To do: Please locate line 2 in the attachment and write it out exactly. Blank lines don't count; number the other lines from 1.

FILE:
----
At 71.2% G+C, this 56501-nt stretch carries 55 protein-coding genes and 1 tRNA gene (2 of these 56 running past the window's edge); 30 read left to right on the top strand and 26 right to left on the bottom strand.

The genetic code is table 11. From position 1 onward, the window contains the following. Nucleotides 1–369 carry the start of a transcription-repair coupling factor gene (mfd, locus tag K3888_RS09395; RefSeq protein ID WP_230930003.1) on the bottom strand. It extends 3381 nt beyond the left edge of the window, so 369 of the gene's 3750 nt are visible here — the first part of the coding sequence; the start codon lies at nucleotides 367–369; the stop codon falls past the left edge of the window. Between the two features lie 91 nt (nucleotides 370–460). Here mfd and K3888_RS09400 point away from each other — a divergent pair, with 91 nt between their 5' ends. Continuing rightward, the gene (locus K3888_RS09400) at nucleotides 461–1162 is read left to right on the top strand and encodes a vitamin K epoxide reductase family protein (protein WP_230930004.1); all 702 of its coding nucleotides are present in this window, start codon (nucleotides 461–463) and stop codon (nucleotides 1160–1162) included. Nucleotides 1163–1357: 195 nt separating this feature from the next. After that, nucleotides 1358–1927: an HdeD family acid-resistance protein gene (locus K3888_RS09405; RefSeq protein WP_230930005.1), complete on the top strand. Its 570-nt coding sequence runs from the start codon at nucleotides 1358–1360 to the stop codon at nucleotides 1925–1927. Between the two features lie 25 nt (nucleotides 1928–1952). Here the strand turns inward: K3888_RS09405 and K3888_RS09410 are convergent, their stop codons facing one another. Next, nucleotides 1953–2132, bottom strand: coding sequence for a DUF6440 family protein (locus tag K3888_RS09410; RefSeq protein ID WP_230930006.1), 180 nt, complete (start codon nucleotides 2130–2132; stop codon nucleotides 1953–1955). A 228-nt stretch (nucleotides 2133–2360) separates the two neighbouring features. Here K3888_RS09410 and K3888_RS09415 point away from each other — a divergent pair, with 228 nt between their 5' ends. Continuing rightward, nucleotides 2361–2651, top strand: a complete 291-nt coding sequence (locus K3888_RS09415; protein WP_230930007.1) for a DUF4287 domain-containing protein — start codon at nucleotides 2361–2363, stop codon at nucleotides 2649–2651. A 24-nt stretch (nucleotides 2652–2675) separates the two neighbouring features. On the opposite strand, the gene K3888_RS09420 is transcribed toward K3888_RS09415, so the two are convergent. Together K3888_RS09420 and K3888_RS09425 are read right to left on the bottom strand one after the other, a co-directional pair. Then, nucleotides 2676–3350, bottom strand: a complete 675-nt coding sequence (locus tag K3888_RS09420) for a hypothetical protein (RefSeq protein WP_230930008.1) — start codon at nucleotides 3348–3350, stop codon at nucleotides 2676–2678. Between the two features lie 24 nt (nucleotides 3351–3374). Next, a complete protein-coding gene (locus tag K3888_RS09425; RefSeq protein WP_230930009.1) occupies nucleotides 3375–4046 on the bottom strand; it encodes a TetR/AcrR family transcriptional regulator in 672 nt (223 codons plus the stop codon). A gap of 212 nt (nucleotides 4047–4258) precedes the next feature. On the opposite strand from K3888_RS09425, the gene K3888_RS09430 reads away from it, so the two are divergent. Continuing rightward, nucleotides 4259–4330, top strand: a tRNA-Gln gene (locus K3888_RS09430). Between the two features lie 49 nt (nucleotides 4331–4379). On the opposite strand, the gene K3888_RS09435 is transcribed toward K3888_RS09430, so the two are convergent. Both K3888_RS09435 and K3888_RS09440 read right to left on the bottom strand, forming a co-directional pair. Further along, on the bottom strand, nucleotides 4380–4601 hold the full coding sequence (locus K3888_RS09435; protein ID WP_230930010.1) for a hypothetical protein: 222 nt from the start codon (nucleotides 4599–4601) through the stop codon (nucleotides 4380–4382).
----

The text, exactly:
The genetic code is table 11. From position 1 onward, the window contains the following. Nucleotides 1–369 carry the start of a transcription-repair coupling factor gene (mfd, locus tag K3888_RS09395; RefSeq protein ID WP_230930003.1) on the bottom strand. It extends 3381 nt beyond the left edge of the window, so 369 of the gene's 3750 nt are visible here — the first part of the coding sequence; the start codon lies at nucleotides 367–369; the stop codon falls past the left edge of the window. Between the two features lie 91 nt (nucleotides 370–460). Here mfd and K3888_RS09400 point away from each other — a divergent pair, with 91 nt between their 5' ends. Continuing rightward, the gene (locus K3888_RS09400) at nucleotides 461–1162 is read left to right on the top strand and encodes a vitamin K epoxide reductase family protein (protein WP_230930004.1); all 702 of its coding nucleotides are present in this window, start codon (nucleotides 461–463) and stop codon (nucleotides 1160–1162) included. Nucleotides 1163–1357: 195 nt separating this feature from the next. After that, nucleotides 1358–1927: an HdeD family acid-resistance protein gene (locus K3888_RS09405; RefSeq protein WP_230930005.1), complete on the top strand. Its 570-nt coding sequence runs from the start codon at nucleotides 1358–1360 to the stop codon at nucleotides 1925–1927. Between the two features lie 25 nt (nucleotides 1928–1952). Here the strand turns inward: K3888_RS09405 and K3888_RS09410 are convergent, their stop codons facing one another. Next, nucleotides 1953–2132, bottom strand: coding sequence for a DUF6440 family protein (locus tag K3888_RS09410; RefSeq protein ID WP_230930006.1), 180 nt, complete (start codon nucleotides 2130–2132; stop codon nucleotides 1953–1955). A 228-nt stretch (nucleotides 2133–2360) separates the two neighbouring features. Here K3888_RS09410 and K3888_RS09415 point away from each other — a divergent pair, with 228 nt between their 5' ends. Continuing rightward, nucleotides 2361–2651, top strand: a complete 291-nt coding sequence (locus K3888_RS09415; protein WP_230930007.1) for a DUF4287 domain-containing protein — start codon at nucleotides 2361–2363, stop codon at nucleotides 2649–2651. A 24-nt stretch (nucleotides 2652–2675) separates the two neighbouring features. On the opposite strand, the gene K3888_RS09420 is transcribed toward K3888_RS09415, so the two are convergent. Together K3888_RS09420 and K3888_RS09425 are read right to left on the bottom strand one after the other, a co-directional pair. Then, nucleotides 2676–3350, bottom strand: a complete 675-nt coding sequence (locus tag K3888_RS09420) for a hypothetical protein (RefSeq protein WP_230930008.1) — start codon at nucleotides 3348–3350, stop codon at nucleotides 2676–2678. Between the two features lie 24 nt (nucleotides 3351–3374). Next, a complete protein-coding gene (locus tag K3888_RS09425; RefSeq protein WP_230930009.1) occupies nucleotides 3375–4046 on the bottom strand; it encodes a TetR/AcrR family transcriptional regulator in 672 nt (223 codons plus the stop codon). A gap of 212 nt (nucleotides 4047–4258) precedes the next feature. On the opposite strand from K3888_RS09425, the gene K3888_RS09430 reads away from it, so the two are divergent. Continuing rightward, nucleotides 4259–4330, top strand: a tRNA-Gln gene (locus K3888_RS09430). Between the two features lie 49 nt (nucleotides 4331–4379). On the opposite strand, the gene K3888_RS09435 is transcribed toward K3888_RS09430, so the two are convergent. Both K3888_RS09435 and K3888_RS09440 read right to left on the bottom strand, forming a co-directional pair. Further along, on the bottom strand, nucleotides 4380–4601 hold the full coding sequence (locus K3888_RS09435; protein ID WP_230930010.1) for a hypothetical protein: 222 nt from the start codon (nucleotides 4599–4601) through the stop codon (nucleotides 4380–4382).